New Music, from Qinghai Post Rock to Shanghai Avant Electronics

This month’s new releases from 33EMYBW, Tation, GriffO, Guzz, and more

2 0
12:00 PM HKT, Wed November 22, 2023 4 mins read

New Music is a monthly RADII column that looks at new Chinese music, spanning hip hop to folk to modern experimental, and everything in between.

This month sees a couple of comebacks as well as newer artists moving from strength to strength. Guangzhou’s No Parking are garage rock veterans finally releasing their debut album, while Shanghai’s Laughing Ears, one of the city’s most talented electronic producers, is returning to music after a brief hiatus. Prog seems to be in the air with new releases by Mimik Banka and GriffO, while 33EMYBW’s Holes of Sinian already qualifies as one of the most intriguing albums of the year.

YouCeHeLiu 右侧合流 – Cosmic Kindergarten 宇宙幼儿园

Math rock seeped in a vat of bubblegum flavored indie pop, emo rock, future pop, and more — Guangdong’s YouCeHeLiu are one of the more distinctive acts to come out of China’s indie scene. Their debut Cosmic Kindergarten dares to capture that lightning-in-a-bottle magnetism. As their bombastic electro pop corkscrews into antsy emo punk anthems, there’s not much to keep you grounded except for the band’s deft math rock chops. But therein lies the pleasure of YouCeHeLiu’s highly imaginative, fantastical world. It’s akin to scarfing a handful of jellybeans: not every flavor will hit but you won’t want to come down from the sugar high.

A Wordless Orange 沉默橙 – 梦游小憩

Known for its punk bands and urban grit, Wuhan is the last place one might expect these slinky grooves to emerge from, but A Wordless Orange’s debut is chock-full of them — capturing the furnace city with apt sensibility and feverish vitality. Exquisitely designed with a psychedelic veneer that always keeps your ears on edge, the lushly flushed sound is almost too comfortable with itself at times — slinking into a humid puddle of tranquility. Fret not though, because those rhythms will have you coming back. The album is a natural high that blends soul, jazz, shoegaze, and psychedelic music into an intoxicating concoction.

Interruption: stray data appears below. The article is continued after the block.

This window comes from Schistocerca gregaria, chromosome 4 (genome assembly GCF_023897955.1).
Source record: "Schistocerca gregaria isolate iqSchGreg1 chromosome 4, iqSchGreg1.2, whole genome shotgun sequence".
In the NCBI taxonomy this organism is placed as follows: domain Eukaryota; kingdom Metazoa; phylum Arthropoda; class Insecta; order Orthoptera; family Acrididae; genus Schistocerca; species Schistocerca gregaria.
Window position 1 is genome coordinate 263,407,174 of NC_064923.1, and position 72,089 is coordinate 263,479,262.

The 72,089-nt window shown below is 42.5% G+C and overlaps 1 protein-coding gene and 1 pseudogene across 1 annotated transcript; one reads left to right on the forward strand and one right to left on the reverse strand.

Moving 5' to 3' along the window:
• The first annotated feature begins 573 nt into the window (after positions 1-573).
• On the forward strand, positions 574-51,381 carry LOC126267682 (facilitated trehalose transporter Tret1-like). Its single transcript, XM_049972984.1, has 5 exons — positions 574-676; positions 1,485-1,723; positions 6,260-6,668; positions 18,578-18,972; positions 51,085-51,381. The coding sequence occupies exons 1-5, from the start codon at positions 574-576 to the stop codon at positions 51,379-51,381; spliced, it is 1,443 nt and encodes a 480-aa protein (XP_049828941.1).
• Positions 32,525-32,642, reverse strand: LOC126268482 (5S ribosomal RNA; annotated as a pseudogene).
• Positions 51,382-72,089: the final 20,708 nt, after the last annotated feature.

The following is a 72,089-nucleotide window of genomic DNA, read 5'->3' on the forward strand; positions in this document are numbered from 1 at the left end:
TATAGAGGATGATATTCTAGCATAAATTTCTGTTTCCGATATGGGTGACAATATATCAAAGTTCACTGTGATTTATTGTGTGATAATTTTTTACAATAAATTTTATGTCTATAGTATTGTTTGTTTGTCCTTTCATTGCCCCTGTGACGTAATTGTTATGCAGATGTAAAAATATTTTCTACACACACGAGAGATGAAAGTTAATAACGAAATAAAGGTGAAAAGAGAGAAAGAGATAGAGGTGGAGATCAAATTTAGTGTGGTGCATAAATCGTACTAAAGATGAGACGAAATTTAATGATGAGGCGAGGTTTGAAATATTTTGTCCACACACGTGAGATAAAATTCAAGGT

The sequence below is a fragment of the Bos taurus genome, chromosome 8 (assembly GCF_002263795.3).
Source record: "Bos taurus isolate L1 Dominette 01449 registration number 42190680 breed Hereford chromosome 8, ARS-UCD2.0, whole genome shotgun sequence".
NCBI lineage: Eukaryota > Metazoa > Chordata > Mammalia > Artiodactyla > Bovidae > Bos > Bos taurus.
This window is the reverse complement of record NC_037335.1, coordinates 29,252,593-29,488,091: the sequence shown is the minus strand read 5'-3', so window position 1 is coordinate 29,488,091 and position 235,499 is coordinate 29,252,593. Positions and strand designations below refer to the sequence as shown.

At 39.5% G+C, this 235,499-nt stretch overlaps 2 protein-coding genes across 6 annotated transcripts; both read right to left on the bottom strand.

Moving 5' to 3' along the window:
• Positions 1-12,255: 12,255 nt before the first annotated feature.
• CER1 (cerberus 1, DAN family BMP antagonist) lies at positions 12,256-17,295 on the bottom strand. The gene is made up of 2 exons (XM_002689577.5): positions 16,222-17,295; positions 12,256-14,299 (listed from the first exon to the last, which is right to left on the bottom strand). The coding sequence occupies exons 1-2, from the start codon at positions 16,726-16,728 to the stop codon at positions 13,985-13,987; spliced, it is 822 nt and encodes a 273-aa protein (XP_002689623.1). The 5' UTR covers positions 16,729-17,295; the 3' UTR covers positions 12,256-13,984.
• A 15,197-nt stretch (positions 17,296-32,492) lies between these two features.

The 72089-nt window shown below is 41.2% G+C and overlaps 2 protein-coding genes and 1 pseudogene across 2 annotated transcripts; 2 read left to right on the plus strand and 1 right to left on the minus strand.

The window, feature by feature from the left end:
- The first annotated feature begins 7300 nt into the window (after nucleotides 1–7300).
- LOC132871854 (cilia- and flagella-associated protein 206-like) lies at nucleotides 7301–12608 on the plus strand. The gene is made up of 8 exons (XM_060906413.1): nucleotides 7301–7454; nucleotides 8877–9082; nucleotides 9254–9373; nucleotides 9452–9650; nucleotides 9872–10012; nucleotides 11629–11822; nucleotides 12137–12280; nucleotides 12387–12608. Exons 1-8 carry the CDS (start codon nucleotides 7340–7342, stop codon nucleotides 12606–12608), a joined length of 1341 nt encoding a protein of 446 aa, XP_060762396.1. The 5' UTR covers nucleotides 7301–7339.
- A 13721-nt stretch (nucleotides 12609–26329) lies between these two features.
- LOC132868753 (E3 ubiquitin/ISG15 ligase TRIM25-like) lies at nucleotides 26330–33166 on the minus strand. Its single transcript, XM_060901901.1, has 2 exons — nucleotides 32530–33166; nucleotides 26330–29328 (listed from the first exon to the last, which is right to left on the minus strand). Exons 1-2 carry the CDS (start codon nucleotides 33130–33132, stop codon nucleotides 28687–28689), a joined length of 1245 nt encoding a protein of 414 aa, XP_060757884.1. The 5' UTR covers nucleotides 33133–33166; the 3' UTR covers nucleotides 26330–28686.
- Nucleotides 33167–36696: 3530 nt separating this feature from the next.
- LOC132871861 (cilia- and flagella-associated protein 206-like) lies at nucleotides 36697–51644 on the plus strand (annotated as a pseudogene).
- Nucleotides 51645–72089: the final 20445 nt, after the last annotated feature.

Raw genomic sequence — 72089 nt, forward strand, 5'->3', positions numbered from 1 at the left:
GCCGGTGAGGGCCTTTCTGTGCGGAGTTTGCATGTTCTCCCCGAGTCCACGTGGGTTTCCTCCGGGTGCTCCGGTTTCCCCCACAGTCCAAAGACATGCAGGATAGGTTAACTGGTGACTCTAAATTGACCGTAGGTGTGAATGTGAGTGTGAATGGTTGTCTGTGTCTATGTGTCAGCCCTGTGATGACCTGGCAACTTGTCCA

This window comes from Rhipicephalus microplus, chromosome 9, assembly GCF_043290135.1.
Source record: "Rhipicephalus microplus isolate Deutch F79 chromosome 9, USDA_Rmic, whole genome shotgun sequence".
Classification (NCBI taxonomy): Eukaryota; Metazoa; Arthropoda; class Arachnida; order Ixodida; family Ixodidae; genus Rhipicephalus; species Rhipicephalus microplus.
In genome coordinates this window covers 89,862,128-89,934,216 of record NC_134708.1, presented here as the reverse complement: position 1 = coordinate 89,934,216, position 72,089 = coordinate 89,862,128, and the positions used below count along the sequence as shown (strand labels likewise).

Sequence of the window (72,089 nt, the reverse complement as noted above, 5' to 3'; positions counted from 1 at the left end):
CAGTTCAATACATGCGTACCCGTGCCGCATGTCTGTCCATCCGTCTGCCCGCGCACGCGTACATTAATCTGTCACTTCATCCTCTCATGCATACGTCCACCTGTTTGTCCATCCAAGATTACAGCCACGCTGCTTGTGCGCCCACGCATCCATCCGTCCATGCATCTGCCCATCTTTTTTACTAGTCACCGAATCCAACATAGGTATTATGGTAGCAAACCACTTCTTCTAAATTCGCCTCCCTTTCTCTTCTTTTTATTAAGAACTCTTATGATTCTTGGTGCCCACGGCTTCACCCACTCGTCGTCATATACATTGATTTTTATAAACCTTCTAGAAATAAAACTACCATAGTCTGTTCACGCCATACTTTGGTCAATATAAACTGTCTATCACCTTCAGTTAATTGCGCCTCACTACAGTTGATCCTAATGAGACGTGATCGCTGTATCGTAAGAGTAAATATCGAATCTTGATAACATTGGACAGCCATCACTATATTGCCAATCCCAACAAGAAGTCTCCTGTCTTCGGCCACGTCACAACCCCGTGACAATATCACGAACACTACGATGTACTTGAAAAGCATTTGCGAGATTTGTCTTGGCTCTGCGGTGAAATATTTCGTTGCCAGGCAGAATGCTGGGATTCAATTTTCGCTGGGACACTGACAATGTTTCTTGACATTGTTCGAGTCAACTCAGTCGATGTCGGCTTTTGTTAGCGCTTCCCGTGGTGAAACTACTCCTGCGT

Tation 天聲 – Illusions Of The New Era

Qinghai-based instrumental rock troupe Tation, known for their exploratory sound that mixes Chinese traditional folk and experimental music into a bedrock of post rock, probe into the “strange social phenomenon that happened in the Chinese mainland from 2021 to 2022” on this new EP, searching for answers across four tracks that highlight the band’s versatility. Grandiose yet delicate, firm yet limber, Tation have a knack for maneuvering across post rock’s many facets, making this one of their most accessible works yet.

Laughing Ears – The Forest That Hears 听林

Shanghai-based producer Laughing Ears returns with her latest slice of heady electronica on The Forest That Hears, dancing between experimental, ambient, footwork, IDM, and tribal rhythms with sultry conviction. Rhythmic, cerebral, stirring and detailed to a tee with broken beats and ear-popping flourishes (breaking glass for instance) that bewitch, it’s a hell of a treat. Welcome back.

No Parking 私人车库 – The 3rd Rome 第三罗马

Garage rockers No Parking, formed way back in the half-life of the garage revival of the early 2000s, make a pretty good argument for its return with their hearty, hefty, and easily digestible debut The 3rd Rome. Hailing from Guangzhou, the band slices together a slew of elements — from surf rock to post punk — and touches on everything from the war in Ukraine to one’s disdain for being stuck in a KTV room. It may evoke countless bands both here and aboard, but it’s hard to deny the fun to be had (and the chops to back it up) in their sound palette.